Thursday, August 29, 2013

Tidbits: Figuring Fair Foods for Fun

What do you do if you have diabetes or pre-diabetes and your family or friends talked you into going to the local or state fair?  Sooner or later it will be time for you to eat; what should you do?

Some people think ahead and bring along a small picnic lunch, while others would consider bringing their own food a big bother, and simply hope they will find something to eat. And we all know what is typically offered at fair food booths. Plenty of yummy-smelling but heavy choices such as deep fried onions, French fries, sausages, ice cream, caramel corn, donuts, etc.  

The diabetes educators at the International Diabetes Center at Park Nicollet (in Minnesota) put together a fabulous list of typical fair food items, with the calorie, fat and carbohydrate values for each food. Even if you are simply interested in the calorie value of the foods, click here to see a pdf list.

The one food that surprised me was the blooming onion with dip…over 1500 calories, 80 grams of fat and 180 grams of carbohydrate? You better have lots of friends helping you eat that item!  Have fun with this list!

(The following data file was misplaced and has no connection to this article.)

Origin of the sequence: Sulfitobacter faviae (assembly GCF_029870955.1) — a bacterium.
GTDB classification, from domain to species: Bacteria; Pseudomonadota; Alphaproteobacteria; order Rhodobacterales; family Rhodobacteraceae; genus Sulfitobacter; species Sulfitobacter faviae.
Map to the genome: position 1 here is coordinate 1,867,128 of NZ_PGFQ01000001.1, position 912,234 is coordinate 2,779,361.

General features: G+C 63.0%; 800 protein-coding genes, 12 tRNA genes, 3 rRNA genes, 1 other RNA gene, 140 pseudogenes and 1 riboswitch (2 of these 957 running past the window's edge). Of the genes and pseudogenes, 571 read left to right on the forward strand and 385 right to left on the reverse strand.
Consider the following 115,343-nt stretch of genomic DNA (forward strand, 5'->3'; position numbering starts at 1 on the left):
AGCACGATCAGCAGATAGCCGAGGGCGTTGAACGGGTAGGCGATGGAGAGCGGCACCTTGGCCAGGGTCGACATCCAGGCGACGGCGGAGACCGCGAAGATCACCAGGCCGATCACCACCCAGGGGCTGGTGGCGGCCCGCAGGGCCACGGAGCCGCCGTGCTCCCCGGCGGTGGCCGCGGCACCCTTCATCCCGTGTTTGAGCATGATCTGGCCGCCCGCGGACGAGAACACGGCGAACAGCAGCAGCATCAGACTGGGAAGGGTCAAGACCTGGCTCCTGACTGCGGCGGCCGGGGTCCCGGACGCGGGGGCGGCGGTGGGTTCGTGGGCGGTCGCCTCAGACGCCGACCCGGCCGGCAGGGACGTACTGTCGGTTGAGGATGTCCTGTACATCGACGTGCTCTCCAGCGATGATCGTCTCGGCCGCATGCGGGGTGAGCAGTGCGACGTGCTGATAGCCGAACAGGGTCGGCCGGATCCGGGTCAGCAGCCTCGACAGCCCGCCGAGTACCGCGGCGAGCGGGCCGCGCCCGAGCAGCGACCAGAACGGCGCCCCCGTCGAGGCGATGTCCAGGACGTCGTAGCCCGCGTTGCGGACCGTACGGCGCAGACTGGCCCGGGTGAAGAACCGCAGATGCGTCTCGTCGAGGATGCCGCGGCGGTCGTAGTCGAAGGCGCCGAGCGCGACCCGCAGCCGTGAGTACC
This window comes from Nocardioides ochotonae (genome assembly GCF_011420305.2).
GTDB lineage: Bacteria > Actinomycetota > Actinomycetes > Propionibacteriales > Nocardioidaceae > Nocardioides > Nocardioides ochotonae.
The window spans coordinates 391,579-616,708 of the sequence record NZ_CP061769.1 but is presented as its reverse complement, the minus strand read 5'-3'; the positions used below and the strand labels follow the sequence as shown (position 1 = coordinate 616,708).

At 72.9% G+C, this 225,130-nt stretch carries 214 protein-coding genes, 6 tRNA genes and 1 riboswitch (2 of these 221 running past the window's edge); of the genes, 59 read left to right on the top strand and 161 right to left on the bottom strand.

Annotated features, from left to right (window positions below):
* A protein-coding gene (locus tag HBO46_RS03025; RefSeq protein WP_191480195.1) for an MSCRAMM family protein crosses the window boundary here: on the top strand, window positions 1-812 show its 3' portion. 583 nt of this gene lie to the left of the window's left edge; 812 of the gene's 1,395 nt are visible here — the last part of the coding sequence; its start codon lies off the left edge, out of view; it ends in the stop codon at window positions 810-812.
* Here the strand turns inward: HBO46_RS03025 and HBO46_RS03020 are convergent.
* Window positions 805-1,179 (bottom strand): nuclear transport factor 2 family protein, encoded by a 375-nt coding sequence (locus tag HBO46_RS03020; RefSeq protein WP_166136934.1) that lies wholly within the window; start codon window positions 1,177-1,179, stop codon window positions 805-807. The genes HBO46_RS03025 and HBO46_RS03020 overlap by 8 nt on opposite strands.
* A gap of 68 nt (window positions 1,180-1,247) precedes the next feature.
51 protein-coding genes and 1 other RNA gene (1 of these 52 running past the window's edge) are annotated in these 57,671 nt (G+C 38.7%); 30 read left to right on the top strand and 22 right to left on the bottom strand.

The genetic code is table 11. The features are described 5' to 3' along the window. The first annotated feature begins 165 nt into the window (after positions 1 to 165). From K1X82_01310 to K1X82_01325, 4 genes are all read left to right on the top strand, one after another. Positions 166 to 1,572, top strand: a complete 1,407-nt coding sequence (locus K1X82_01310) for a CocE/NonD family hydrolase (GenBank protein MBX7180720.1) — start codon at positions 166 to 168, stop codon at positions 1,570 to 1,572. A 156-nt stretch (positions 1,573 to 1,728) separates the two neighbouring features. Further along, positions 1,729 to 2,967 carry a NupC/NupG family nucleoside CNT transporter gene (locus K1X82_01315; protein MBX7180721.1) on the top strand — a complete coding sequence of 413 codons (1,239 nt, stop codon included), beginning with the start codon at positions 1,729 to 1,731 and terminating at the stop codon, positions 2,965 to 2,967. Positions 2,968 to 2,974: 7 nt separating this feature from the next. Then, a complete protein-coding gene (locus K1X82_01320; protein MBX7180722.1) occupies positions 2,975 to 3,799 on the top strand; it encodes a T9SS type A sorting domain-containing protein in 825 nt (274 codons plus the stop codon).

Sunday, August 25, 2013

Q & A: Is chicory root extract another name for sugar?

Blue-flowered chicory, a summer roadside staple.

 Q.  I was reading the ingredient list for Fiber One bars, and the first ingredient is chicory root extract. Is that a tricky name for sugar?  B.H. Holland, MI

A.  No, chicory root extract is not a sugar.  While chicory root extract has a little sweetness (one-tenth the sweetness of table sugar), it is more valued as a type of soluble fiber. This fiber is called inulin (not to be confused with the hormone, insulin) and is a polysaccharide similar to starch.  The Fiber One bars are high in fiber with 9 grams fiber per bar, and the chicory root extract is part of the fiber count.

Chicory grows wild throughout the world. In West Michigan it is a summer roadside staple (along with Queen Anne’s Lace and other wildflowers). But the makers of fiber bars are not digging up chicory from along the road; it is grown as a crop for the fiber content. Chicory root also can be roasted and used as a caffeine-free coffee additive (a popular beverage type in New Orleans).